There are many ways to deploy a Windows® operating system. However, there are several common steps that you will go through in order to deploy Windows. The following process outlines a typical Windows deployment.

Diagram of an overview of the Deployment process

OEM Manufacturing Process

In a high-volume manufacturing environment, it is common to create an image for each computer model that you will ship. You develop the image in a lab environment by using Windows SIM, store the images on a distribution share, assemble the new computers on the manufacturing floor, and then copy the images by using a network. This process works well for build-to-plan (BTP) and build-to-order (BTO) business models where speed is a priority.

  • If you intend to transfer a Windows image to a different computer, you must run the sysprep command with the /generalize option, even if the computer has the same hardware configuration. The sysprep /generalize command removes unique information from your Windows installation, which enables you to reuse that image on different computers.
  • The next time you boot the Windows image, the specialize configuration pass runs. During this configuration pass, many components have actions that must be processed when you boot a Windows image on a new computer.
  • Any method of moving a Windows image to a new computer, either through imaging, hard disk duplication, or other method, must be prepared with the sysprep /generalize command. Moving or copying a Windows image to a different computer without running sysprep /generalize is not supported.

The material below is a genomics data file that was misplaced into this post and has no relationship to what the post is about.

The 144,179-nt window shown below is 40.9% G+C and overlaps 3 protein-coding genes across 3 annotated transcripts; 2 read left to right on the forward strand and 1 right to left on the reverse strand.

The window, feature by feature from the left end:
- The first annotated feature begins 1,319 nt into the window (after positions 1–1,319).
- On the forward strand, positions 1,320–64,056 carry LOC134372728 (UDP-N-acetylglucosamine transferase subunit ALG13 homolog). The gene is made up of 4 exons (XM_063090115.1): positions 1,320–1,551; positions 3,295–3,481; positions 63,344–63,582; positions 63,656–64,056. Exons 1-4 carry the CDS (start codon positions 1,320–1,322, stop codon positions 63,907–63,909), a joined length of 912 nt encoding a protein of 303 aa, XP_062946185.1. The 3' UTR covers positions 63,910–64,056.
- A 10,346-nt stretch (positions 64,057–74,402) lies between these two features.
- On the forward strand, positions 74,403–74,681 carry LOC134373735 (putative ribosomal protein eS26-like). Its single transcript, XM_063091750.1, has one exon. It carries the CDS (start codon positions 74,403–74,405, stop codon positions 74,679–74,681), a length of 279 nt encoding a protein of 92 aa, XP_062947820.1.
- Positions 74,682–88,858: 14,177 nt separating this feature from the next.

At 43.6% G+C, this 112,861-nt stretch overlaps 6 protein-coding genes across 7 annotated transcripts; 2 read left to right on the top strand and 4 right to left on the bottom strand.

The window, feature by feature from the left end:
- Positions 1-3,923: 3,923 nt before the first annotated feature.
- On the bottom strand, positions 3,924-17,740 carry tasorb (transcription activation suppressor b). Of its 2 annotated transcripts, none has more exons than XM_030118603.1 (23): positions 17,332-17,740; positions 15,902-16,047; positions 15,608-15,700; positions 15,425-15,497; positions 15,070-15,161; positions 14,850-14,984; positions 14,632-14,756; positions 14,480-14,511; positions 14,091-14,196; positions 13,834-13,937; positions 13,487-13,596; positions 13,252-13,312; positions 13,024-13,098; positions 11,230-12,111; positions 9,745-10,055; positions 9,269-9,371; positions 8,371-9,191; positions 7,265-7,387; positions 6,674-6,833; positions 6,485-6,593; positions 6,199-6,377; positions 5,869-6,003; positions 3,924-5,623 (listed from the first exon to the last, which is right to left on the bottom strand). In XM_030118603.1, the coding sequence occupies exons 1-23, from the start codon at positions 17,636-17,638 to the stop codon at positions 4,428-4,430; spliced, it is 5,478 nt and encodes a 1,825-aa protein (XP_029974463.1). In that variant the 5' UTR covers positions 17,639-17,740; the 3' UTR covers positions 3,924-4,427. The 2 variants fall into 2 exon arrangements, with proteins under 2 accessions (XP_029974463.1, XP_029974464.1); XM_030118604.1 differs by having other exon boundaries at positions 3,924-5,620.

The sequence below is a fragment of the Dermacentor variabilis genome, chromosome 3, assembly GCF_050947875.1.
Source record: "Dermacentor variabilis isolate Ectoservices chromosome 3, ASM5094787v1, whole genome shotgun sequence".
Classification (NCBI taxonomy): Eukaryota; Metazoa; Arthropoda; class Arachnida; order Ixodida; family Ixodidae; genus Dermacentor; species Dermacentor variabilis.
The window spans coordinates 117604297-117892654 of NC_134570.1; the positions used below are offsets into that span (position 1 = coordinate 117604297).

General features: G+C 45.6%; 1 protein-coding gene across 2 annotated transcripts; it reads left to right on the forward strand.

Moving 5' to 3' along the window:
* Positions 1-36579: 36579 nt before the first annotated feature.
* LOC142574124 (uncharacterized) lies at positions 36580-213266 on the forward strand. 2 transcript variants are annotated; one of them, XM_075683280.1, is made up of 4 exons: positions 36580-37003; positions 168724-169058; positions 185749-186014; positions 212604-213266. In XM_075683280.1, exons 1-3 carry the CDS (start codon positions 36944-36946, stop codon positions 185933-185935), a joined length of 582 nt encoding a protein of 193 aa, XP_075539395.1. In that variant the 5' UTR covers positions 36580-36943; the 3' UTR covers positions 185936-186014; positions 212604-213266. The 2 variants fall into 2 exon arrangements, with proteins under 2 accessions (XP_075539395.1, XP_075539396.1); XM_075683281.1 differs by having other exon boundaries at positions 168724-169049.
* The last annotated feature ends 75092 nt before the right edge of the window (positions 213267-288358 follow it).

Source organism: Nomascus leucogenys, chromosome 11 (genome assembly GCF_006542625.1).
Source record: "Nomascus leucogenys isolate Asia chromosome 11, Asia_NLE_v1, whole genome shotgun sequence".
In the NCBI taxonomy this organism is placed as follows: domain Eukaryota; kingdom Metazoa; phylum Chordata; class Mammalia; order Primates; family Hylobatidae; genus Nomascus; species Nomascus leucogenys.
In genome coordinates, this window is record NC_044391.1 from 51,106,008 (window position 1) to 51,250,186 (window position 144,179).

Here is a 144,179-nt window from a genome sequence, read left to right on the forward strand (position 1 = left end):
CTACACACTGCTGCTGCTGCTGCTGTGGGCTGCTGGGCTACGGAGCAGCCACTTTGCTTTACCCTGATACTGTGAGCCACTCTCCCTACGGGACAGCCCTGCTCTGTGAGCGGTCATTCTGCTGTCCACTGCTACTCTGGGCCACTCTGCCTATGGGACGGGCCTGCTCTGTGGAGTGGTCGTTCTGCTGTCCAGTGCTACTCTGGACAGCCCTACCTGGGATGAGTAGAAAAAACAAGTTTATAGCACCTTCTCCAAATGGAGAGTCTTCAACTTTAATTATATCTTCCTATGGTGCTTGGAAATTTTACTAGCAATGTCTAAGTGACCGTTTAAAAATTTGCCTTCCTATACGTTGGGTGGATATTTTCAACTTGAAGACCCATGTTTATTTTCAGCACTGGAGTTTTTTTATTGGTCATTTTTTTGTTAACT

Diagram showing image-based deployment

The default image file (Install.wim) that is included with the Windows product DVD works only with Windows Setup (Setup.exe). Do not deploy this default image directly with the ImageX tool.

In a low-volume manufacturing environment, the flexibility to quickly customize an installation that includes different kinds of hardware and software is more important. In this case, DVD-based installations or configuration set installations are the preferred methods.

Diagram of deploying from media

You can also design your own deployment process by using parts of the previously listed methods. The tools are flexible enough to support many complex deployment scenarios. This guide will describe only the core methods.

Corporate Deployment Process

As with OEM manufacturing environments, corporate environments can also range from low to high volume. The previously described deployment methods are also applicable to this space. However, in a corporate environment, there are additional processes not applicable to an OEM environment. Corporate deployments must address upgrade and migration issues. This guide will provide some guidance on these issues, but it will mainly focus on installing the new operating system onto the new hardware. For more information about corporate deployment, see the Business Desktop Deployment Solution Accelerator.

See Also